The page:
India’s Most Wanted Music Review

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5 unlikely heroes, 4 days and India’s Osama… this is the synopsis in the trailer of India’s Most Wanted: a story based on true events of how an unlikely team of officers were able to track down and capture the most feared terrorist of the modern age on Indian shores. This is patriotism and humanity too; this is blind faith in the name of the flag and the human singular determination to put an end to evil. While the emotions are easy to build, its surprisingly difficult to put to music as it needs the perfect combination of lyrics and music to stir the hearts and remain in the minds., Amit Trivedi and Amitabh Bhattacharya must have had a lot of work ahead of them when crafting this album.

Akela bhi hai tu kafi” trumpets Abhijeet Srivastava in the dark tones of Akela, the first song. The singer is alone standing out and above instrumental combinations of tabla and trumpet which is replaced by drum kit and mandolin for the verses. The song itself is not a new style for Amit Trivedi with listeners likely to find parallels back to previous works. Nevertheless, its not often in all of Bollywood history songs are written purely for 1 character with no mention or feeling towards another. The song doesn’t go on too long, but also doesn’t really do anything whether interesting or dull… everything is kept simple so no real quirks to speak of.

Where the first song was strong and steady, Vande Mataram is quite the opposite. ‘Vande Mataram’ has long been seen as India’s national song all the way back since 1952 when it was first sung in Bollywood by a young Lata Mangeshkar. Papon and Altamash Faridi are asked to put the words to a tune over a military drum beat, with both bass and electric guitar in tow. Those words are about doing duty first above all else and showing might against India’s opponents: “Dekhe kitna tere dushman mein hain dum”. This song while taking the name of Vande Mataram certainly doesn’t follow its predecessors in any form and seems to be in name only. However, from a listener perspective the chorus gets changed up so that the words “Vande Mataram” have effect but everything else is very repetitive. The singers are given no scope in what is an experimental piece and the instrumentation doesn’t try anything.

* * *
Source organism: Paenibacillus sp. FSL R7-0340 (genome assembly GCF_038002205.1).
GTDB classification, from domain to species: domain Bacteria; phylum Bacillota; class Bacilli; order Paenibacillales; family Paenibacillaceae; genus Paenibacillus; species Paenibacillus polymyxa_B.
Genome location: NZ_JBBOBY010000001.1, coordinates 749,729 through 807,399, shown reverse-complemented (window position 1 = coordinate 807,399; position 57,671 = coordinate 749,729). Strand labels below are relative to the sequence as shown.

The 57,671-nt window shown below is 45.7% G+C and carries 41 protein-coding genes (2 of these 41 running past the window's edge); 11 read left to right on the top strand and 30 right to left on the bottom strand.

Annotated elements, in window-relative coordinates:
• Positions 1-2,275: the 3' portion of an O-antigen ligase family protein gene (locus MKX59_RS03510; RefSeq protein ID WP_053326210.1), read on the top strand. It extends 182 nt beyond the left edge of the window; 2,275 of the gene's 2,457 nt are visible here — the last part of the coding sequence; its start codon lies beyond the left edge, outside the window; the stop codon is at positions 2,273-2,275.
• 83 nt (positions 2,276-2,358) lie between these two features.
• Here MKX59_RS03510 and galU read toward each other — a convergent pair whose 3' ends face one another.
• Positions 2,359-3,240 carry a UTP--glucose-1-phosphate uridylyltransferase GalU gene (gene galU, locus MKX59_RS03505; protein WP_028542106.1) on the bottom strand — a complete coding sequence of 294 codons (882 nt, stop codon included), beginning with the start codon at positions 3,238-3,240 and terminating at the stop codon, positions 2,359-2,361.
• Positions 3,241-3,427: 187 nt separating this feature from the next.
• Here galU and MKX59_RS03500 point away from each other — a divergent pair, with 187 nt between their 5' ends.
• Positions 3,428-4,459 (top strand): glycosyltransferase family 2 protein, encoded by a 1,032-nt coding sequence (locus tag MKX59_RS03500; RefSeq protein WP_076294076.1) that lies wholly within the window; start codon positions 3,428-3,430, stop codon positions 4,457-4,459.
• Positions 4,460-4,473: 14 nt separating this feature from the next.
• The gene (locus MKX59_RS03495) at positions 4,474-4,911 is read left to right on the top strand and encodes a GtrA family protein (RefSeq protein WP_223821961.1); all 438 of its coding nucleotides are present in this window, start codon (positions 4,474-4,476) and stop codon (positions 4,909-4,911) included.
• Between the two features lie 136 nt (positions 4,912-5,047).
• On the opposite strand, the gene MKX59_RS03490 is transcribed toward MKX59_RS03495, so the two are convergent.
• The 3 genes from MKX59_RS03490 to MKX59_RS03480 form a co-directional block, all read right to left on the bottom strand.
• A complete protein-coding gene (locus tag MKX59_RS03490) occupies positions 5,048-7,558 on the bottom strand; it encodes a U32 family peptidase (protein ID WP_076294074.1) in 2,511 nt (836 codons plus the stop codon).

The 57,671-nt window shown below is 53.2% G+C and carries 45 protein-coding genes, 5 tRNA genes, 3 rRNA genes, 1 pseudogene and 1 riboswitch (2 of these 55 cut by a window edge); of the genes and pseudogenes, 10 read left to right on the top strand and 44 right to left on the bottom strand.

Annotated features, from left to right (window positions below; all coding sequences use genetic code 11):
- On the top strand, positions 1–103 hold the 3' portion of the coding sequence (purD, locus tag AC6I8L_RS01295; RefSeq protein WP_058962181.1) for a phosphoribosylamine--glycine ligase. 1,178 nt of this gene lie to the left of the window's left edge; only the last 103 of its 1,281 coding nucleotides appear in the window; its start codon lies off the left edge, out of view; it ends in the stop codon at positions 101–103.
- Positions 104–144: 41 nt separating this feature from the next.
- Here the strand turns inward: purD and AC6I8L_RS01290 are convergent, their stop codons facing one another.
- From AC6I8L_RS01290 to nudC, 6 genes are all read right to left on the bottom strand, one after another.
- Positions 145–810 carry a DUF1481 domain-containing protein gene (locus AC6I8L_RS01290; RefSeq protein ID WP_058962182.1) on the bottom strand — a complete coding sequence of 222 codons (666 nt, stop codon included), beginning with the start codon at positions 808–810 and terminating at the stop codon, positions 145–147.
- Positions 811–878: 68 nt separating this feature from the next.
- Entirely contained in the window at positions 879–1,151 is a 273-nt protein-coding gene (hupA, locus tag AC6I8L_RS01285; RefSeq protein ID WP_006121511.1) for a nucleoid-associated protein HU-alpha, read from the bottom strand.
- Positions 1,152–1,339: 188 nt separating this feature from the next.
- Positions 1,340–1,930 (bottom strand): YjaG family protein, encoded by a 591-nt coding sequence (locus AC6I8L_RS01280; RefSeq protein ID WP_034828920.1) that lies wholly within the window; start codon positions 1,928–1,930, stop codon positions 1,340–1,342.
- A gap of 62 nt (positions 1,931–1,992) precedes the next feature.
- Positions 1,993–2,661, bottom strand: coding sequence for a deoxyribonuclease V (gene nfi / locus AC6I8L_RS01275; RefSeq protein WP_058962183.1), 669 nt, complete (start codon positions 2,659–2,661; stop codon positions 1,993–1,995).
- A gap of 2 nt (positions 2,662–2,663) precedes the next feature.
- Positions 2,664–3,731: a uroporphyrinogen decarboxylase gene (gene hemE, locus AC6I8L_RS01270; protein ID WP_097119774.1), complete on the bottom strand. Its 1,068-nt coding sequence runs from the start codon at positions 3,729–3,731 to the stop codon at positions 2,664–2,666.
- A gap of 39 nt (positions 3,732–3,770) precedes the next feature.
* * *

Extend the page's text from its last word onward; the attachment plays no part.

Putting all the serious aside for a moment is the next song Dilbar Jani. Dev Negi and Nikhita Gandhi take to the mic, bringing a dancing, love song mood to what is most likely an item song. A loud horn section with a synth mix dholak overtake interesting and fun lyrics like “Angrezi mein bole hal-e-dil Hindustani”. Look out for several film references in this song for various eras of Bollywood.

Final song of the album is Matvaare… the inevitable love song. Once again Amit Trivedi reaches into his previous albums for inspiration with flute and violins opening a path towards what is in the end a Punjabi folk tune. Jubin Nautiyal and Sanah Moidutty do their best to create interest with a peppy beat and synth accordion sound providing melody and a few little flourishes but this isn’t likely to blow anyone away. This is nice when nice is what is needed.

Amit Trivedi does a lot of short albums with heavily limited scopes and must find a gem within them to unearth interest in his listeners. While in this album there wasn’t much in the way of experimentation except for ‘Vande Mataram’, each song drives home on a particular state of being, whether that be astitva, masti or pyar to really try and get underneath the skin. In combination with the lyrics, his music finds a way again and again, without doing anything spectacular to weed its way in. None of these songs, nor this album match up to recent patriotic film efforts such as Uri, Manikarnika or last year’s Raazi, but yet in ‘Akela’ there is the fortitude to fight, ‘Dilbar Jani’ is the light relief after great tension and ‘Matvaare’ reminds audiences of home even if they are in a foreign land.

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